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Published: July 2008

Rachael Chambers talks to Dids Macdonald
Chief Executive of ACID

What is ACID?

ACID (Anti Copying in Design) is a hard-hitting trade organisation representing 1000+ companies from 25 different industry sectors. The organisation is committed to fighting intellectual property theft to safeguard innovation and ensure that IP can be fully protected, exploited and commercialised. By maintaining a high profile at exhibitions and trade shows, reinforced by the powerful ACID brand of protection, the organisation also functions as a strong deterrent, on-the-spot advice centre and mediation service at shows where many copying complaints arise.

ACID is celebrating 10 years in 2008, how did it all begin?

I had a highly successful London based interior design practice, which I steered into becoming a global, niche market design and manufacturing company. It was at this time I acquired a first hand knowledge of what it was like to be copied as my design-led products were consistently plagiarised. Driven by a sense of moral outrage, I gathered together 12 trade associates – all of whom had experienced copying. ACID began informally in 1996 as a round table discussion group - designers and manufacturers who were concerned at the threats posed by intellectual property theft.

How can ACID help makers?

ACID acts as a conduit, an informer and educator, offering help in understanding the law and practical ways to protecting Intellectual Property rights, such as simple design audit trails - signing and dating photos of the design stages before products go to market. At ACID we have a Design Deposit Bank, which holds 300,000 designs, this works two fold in that it protects alongside offering an effective and organised document management service.

What does your day to day role involve?

No day is ever the same. I can be at grass roots fire-fighting or lobbying at government level. I am involved in industry groups, seminars and workshops and write user friendly positive articles on topics such as licensing and franchising as well as speaking to ACID members and liaising with our team of IP lawyers. I also undertake mediations on behalf of our members. We have a great team at ACID and any member who contacts us will always be able to speak to someone in our membership office who can help and offer practical advice.

In ACID’s 10 year history is there a key achievement that you are most proud of?

We have achieved a great deal over the past 10 years but within that time ACID has undertaken over 2,000 grass roots mediations and less than 30% have required further legal intervention. There have been hundreds of settlements on behalf of members and, in fact, we have recovered over £3 million in costs and damages. ACID is helping it’s members to become more IP savvy and design thieves are being named and shamed.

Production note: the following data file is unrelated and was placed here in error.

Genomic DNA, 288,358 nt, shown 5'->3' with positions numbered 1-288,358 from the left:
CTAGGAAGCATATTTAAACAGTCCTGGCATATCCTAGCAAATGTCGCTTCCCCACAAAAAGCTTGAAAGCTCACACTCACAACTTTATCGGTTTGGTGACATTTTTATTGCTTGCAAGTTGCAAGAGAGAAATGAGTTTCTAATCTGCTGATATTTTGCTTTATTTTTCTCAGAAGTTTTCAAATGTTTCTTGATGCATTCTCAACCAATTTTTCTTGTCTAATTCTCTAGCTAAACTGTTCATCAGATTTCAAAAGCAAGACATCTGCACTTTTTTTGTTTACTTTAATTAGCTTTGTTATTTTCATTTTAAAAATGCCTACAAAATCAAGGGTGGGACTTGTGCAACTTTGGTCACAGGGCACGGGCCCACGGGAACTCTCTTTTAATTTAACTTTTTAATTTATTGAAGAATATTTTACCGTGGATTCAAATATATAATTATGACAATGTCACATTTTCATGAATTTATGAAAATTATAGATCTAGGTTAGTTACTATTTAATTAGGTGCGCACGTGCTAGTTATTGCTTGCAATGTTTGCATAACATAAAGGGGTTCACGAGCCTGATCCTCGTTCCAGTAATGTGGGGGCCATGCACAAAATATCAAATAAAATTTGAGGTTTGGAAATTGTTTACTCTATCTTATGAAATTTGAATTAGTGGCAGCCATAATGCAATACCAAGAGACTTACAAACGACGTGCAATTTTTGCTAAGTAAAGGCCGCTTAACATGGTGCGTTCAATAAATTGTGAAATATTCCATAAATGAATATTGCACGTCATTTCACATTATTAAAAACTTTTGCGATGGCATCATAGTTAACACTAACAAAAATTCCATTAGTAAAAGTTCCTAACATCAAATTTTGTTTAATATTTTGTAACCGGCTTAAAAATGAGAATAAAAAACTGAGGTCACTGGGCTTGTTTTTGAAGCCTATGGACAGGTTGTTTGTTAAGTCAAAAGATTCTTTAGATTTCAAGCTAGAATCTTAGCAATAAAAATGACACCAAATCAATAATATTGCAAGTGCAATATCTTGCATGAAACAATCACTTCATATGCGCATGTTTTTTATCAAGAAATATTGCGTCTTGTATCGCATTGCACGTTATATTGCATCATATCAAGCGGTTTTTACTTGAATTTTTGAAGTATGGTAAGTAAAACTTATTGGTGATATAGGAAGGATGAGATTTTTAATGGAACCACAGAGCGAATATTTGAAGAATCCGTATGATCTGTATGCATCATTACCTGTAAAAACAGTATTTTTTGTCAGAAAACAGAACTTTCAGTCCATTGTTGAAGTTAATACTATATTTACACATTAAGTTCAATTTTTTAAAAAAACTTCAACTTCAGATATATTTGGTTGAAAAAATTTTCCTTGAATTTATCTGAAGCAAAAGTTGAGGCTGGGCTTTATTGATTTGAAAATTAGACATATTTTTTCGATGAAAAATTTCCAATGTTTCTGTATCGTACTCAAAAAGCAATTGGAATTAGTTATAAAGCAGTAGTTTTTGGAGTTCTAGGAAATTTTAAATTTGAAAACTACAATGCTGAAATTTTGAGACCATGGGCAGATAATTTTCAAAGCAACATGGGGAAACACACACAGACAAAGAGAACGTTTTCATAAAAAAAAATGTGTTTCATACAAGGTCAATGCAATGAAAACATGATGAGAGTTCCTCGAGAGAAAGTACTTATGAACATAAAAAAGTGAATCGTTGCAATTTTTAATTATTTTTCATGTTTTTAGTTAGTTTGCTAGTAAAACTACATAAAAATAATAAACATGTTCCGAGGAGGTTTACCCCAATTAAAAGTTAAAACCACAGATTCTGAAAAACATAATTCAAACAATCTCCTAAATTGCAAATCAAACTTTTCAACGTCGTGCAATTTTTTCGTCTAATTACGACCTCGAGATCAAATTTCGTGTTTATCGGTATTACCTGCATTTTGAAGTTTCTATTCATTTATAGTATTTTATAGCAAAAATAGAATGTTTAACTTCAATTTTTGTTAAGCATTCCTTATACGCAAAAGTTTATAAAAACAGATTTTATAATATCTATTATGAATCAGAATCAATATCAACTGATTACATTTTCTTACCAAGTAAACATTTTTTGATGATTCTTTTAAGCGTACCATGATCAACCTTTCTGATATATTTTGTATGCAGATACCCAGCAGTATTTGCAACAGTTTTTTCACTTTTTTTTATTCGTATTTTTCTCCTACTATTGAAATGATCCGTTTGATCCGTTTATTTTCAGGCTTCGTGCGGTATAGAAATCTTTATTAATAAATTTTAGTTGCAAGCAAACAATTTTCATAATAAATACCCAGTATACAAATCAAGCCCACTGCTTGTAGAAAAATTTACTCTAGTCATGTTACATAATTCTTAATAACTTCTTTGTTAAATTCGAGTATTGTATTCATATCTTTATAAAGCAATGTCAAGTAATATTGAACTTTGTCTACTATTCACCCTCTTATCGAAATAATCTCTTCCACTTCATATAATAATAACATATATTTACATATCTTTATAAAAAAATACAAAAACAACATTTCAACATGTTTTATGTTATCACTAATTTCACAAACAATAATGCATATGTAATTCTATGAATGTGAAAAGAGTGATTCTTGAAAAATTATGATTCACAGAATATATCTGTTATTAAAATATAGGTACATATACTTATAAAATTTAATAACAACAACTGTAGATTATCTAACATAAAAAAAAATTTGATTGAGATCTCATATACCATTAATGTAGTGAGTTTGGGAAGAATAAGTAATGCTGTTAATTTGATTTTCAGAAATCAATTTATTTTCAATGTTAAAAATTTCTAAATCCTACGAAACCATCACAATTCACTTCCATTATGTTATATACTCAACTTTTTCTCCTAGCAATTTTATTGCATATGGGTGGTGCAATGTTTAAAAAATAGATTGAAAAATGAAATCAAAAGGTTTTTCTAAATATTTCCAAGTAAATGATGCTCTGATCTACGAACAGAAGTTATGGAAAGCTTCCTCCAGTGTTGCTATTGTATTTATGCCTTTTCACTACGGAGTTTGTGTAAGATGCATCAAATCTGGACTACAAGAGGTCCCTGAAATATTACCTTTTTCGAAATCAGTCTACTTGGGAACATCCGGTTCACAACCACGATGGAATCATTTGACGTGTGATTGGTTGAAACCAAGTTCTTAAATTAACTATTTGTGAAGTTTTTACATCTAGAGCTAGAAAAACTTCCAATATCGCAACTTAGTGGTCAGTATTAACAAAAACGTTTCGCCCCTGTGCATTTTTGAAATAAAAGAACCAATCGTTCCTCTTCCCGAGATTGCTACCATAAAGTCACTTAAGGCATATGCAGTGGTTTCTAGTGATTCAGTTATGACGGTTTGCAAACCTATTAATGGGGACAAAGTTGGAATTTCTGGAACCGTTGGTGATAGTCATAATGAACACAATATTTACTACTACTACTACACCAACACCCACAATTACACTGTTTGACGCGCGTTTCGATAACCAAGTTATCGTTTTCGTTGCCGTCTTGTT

What is the best part of your role as Chief Executive of ACID?

I am still doing something that I feel very passionate about and this passion is making a difference, my strength is that I am in a position to help.

If you weren’t doing this job what career path would you have liked to follow?

I used to be a cabin crew member on Concorde so maybe I would have gone into airline management, and of course I used to have my own interior design business, so perhaps I would have carried on with that.

What do think the future of your industry holds?

I am seeing a ripple of change, there is pressure on the government to protect against IP theft and I feel there is now a political will to help. The creative industries are a big part of our economy, and there is a great deal of talent in craft. The creative boldness of the industry daring to be different and wanting to protect it.

If you could change one thing in the industry what would it be?

I would however like to see mediation mandatory in legal challenges and design theft to have corporate criminal sanctions

Do you have a memorable career moment?

Now, I never thought ACID would be this strong 10 years on. We have had our new ‘Mediate to Resolve’ campaign endorsed by the Minister for Intellectual Property Baroness Morgan of Derfelin.

What was the last piece of craft/design that you bought?

An Adam Arronson vase, he is a very talented glass artist and I find his work staggeringly beautiful.

What is your most prized possession?

My health. I have seen friends get ill and leave this world. Your health means you have the energy to be passionate in what you do.

After 10 years in the business is there a key piece of advice you could give to those starting out?

Don’t take No for an answer. Read the small print, use your contacts shamelessly and learn the less dramatic side of your business; finance and law.

T: 0845 644 3617

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